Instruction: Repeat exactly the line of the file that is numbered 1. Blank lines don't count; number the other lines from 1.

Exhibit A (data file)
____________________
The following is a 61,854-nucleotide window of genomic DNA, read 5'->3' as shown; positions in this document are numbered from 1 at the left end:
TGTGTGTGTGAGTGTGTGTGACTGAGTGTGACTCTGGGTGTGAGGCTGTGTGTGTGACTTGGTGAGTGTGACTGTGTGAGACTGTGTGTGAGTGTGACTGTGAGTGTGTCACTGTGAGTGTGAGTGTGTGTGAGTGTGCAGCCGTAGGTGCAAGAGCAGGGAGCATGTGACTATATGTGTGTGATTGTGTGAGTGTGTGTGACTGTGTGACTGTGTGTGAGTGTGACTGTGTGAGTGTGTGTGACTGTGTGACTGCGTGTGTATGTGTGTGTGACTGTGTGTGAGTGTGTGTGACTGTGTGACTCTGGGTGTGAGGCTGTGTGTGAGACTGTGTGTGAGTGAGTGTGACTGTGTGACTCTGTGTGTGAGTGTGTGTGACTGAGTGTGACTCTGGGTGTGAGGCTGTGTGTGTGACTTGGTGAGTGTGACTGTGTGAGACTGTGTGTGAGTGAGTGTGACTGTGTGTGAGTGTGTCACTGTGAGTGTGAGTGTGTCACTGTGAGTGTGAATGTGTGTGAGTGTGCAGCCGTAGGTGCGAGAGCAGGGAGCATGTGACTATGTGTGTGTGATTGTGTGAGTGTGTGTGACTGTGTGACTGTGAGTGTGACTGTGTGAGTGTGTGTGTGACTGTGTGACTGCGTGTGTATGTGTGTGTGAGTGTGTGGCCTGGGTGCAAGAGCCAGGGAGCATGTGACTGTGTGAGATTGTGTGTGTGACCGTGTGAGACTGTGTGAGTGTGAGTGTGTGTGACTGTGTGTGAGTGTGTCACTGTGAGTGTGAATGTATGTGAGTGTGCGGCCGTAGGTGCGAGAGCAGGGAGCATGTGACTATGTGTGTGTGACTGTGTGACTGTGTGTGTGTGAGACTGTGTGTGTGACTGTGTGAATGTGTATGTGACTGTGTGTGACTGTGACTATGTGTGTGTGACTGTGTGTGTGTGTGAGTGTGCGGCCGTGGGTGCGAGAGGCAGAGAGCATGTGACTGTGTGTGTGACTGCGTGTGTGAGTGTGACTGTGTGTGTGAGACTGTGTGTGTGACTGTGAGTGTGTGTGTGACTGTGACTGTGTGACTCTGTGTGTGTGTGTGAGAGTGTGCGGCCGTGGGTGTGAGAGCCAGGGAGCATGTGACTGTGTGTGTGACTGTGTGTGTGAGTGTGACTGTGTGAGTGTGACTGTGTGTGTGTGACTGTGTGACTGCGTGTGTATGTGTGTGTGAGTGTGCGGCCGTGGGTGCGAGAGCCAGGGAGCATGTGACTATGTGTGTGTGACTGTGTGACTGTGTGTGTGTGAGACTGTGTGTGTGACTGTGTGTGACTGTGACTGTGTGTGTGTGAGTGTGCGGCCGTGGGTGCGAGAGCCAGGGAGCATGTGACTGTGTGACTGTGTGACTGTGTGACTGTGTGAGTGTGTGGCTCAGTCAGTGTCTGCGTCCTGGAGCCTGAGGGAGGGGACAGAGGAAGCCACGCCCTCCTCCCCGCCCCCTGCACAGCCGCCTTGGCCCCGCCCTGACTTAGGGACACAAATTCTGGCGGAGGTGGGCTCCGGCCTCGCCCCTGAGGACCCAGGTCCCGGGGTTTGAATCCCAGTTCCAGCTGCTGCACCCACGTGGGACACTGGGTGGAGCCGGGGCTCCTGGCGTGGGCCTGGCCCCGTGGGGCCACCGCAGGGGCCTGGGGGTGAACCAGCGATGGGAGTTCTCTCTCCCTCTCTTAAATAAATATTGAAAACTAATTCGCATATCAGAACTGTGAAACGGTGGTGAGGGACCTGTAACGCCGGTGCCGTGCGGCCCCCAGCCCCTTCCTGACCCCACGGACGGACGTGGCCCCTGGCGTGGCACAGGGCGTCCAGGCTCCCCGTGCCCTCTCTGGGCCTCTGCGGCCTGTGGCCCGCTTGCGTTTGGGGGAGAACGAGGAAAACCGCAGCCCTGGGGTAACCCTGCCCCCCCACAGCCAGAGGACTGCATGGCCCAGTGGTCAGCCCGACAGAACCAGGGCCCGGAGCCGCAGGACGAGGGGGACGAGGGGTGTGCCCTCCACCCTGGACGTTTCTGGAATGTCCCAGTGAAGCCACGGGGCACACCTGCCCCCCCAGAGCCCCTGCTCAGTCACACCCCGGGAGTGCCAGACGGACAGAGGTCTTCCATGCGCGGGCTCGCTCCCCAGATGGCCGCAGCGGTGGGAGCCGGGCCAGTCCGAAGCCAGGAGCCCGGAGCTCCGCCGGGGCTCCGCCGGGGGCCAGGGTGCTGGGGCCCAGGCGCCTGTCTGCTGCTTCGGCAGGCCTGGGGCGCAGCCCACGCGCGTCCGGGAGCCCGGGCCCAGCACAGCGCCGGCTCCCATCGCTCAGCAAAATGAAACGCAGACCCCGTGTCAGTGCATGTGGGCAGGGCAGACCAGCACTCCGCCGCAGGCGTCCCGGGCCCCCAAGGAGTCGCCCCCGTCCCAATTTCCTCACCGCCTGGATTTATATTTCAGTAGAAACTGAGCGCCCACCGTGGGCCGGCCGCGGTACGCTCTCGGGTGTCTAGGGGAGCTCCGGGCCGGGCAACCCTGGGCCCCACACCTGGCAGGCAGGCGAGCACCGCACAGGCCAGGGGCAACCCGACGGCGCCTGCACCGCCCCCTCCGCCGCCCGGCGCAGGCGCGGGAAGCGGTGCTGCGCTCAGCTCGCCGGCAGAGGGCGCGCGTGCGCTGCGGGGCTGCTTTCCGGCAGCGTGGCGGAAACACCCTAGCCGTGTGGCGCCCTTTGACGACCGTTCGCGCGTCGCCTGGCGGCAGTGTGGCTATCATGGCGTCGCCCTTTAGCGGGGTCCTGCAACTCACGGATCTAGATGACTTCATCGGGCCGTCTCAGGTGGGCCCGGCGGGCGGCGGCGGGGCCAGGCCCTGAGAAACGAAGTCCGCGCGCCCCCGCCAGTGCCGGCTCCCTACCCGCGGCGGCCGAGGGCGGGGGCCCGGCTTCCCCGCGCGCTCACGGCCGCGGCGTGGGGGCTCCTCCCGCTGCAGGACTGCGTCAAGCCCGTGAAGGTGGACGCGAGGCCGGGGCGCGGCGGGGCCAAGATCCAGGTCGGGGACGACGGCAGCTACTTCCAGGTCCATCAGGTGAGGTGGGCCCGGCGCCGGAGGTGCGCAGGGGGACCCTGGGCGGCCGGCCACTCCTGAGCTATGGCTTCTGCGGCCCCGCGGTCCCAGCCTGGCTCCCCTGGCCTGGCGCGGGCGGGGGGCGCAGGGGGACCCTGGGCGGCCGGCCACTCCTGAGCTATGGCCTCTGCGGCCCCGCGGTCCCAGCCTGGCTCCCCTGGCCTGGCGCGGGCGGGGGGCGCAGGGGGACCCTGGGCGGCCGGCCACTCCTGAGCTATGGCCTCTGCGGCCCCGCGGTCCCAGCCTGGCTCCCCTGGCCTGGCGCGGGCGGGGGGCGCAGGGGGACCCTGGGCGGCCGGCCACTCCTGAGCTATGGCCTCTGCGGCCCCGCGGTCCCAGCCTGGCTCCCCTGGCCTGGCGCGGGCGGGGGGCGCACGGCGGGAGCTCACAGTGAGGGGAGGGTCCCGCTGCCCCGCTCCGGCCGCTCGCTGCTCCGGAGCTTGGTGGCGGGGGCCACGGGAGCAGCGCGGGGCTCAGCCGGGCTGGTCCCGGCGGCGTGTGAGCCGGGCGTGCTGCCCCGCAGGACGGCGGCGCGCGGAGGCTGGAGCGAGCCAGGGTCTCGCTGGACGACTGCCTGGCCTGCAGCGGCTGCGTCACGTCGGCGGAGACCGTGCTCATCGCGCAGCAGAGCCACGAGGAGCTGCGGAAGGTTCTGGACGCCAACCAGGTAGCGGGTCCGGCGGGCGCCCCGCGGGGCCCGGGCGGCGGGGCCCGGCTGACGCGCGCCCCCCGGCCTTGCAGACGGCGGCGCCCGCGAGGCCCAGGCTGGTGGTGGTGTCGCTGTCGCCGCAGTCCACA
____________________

The following is a 61,854-nucleotide window of genomic DNA, read 5'->3' as shown; positions in this document are numbered from 1 at the left end: